Depicting the homecoming of Maa Durga , the elements used here are visual identity and illustrate the grand celebrations during pujas that share the essence of such celebration. The painting also includes the lion (the vahan ) of the Maa Durga . Kolkata is one of the states that flaunts its culture and this is one part of its art culture.
At BAFA, We transition these murals in essence on the canvas in a step process to recreate this art form.
Kalamkari is an old art form that was brought by the Indian State , Andhra Pradesh. It generally involves hand printed and block prints over a cotton textile.
The art is painted in specific colors only which itself has its own meaning. The entire painting is painted in exquisite earthy tones that are red , green , blue , yellow and brown. Demons are painted in red and green , God in blue and women in yellow.
This traditional art form portrays a lot of ancient stories related to mythology or the ruling kingdoms. The stories are usually picked up from Ramayana or Mahabharata where there is a use of unique patterns and motifs.
At BAFA you will get to learn this exquisite art form by artisans who have inherited this art form from generations.
Lippan means clay or dung in the local gujarati language. This form of art includes lippan that is the clay and small mirrors to decorate. This particular artform was originally practiced mainly by Rabari , Marwada tribe but laids its traces back to the Kumbar Community. The earthen pot makers from the kumbar community shared their expertise of using clay to a larger canvas such as walls.Now to add elements they went ahead with the easiest reflecting object : mirror. They would cut mirrors in small shapes and paste it on the clay while it was still wet. The combination of different shapes in the entire painting made it unique. This art was then used to decorate the exterior of the houses and later on the interiors as well. At BAFA, We transition this in essence on the canvas in a step process to recreate this art form.
Phad means fold which is derived from sanskrit from the word patt. This art form is a combination of folk paintings done on a huge scroll of canvas cloth.
The size of the canvas cloth ranges from 30-150 feet. The painting portrays the tradition and the heritage of the kings and the queens. On the entire canvas cloth the story is being unfolded of the mythological dytes. The story of the king and his ancestors , his successors everything is portrayed on the canvas cloth itself. Every piece of corner on the canvas portraits a story of the kings and queens.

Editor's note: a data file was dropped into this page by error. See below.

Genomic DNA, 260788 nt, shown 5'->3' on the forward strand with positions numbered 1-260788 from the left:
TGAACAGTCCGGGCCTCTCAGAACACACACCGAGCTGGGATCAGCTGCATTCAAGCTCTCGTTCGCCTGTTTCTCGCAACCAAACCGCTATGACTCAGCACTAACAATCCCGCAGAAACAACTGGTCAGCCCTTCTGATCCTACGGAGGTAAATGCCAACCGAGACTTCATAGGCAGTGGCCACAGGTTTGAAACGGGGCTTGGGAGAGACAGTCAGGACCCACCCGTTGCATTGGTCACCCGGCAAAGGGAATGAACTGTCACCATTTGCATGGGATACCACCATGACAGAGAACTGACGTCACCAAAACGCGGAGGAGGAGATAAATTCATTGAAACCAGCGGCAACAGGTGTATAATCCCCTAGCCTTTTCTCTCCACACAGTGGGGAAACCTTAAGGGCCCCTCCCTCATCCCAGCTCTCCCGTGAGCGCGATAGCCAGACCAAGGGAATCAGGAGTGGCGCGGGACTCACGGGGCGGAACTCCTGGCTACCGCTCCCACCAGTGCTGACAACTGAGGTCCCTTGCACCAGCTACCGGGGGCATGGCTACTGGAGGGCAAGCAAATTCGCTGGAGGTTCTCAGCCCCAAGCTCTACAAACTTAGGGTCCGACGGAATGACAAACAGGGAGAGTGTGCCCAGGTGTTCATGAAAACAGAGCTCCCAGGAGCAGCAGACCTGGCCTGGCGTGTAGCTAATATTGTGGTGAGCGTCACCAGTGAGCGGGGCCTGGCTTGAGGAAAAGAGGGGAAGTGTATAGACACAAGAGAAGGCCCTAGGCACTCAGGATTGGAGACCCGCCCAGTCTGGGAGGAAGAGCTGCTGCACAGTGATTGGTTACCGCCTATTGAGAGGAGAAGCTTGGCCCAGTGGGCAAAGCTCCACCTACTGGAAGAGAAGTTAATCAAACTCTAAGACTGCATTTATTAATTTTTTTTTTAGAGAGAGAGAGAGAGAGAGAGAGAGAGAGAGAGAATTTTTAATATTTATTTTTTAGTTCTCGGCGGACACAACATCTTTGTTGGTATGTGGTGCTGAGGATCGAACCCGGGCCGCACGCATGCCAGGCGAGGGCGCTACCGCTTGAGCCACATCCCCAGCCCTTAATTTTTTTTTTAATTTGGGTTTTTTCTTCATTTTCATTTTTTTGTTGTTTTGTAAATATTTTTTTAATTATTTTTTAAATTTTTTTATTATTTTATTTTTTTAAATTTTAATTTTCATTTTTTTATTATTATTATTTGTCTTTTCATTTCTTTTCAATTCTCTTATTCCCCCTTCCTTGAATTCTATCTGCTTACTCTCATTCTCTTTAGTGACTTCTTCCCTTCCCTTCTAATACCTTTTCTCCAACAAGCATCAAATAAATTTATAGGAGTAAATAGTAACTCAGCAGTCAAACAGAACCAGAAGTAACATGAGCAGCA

At BAFA you get to learn the basic techniques of Phad paintings from traditional artists trained through legacy in generations.
BANI THANI PAINTING
Bani Thani exemplifies the female features depicted in elegance and grace which is rather stylized, including arched eyebrows, lotus-like elongated eyes and pointed chin. Following the legacy of a quintessential Indian beauty with her elongated face with a high forehead, arched eyebrows, half open lotus eyes, sharp pointed nose, thin curved sensuous lips and a pointed chin over a long narrow neck, the beauty was often termed as the Indian Mona lisa.
At BAFA, we recreate the module to a systemic step process module glorifying the facial features in its most traditional folk form.
Tanjore or Thanjavur painting is a classical south indian painting style. It was first inaugurated in the town Thanjavur. The colors used in this form are rich and vibrant colors with simple unique compositions. The use of gold foil makes this form of art stand out from the others. The paintings are mostly about Hindu gods,Goddesses and maratha. The main characteristic of this form of art is that the colors are chosen keeping in the mind the color theory. Choosing on vibrant colors will go with the gold foiling. The jewelry of the goddesses are highlighted using gold foils to balance the tones within the vibrant colors.
At BAFA, the modules are designed carefully to intricate the detailed steps required to produce a well blended exquisite art form.
Created on a very small base usually a finely wrought portrait executed on vellum, prepared card, copper, or ivory. These paintings are done on perishable material such as cloth, paper, leaves, etc. It was brought into the picture by the people of Kota , Harwad Rajasthan.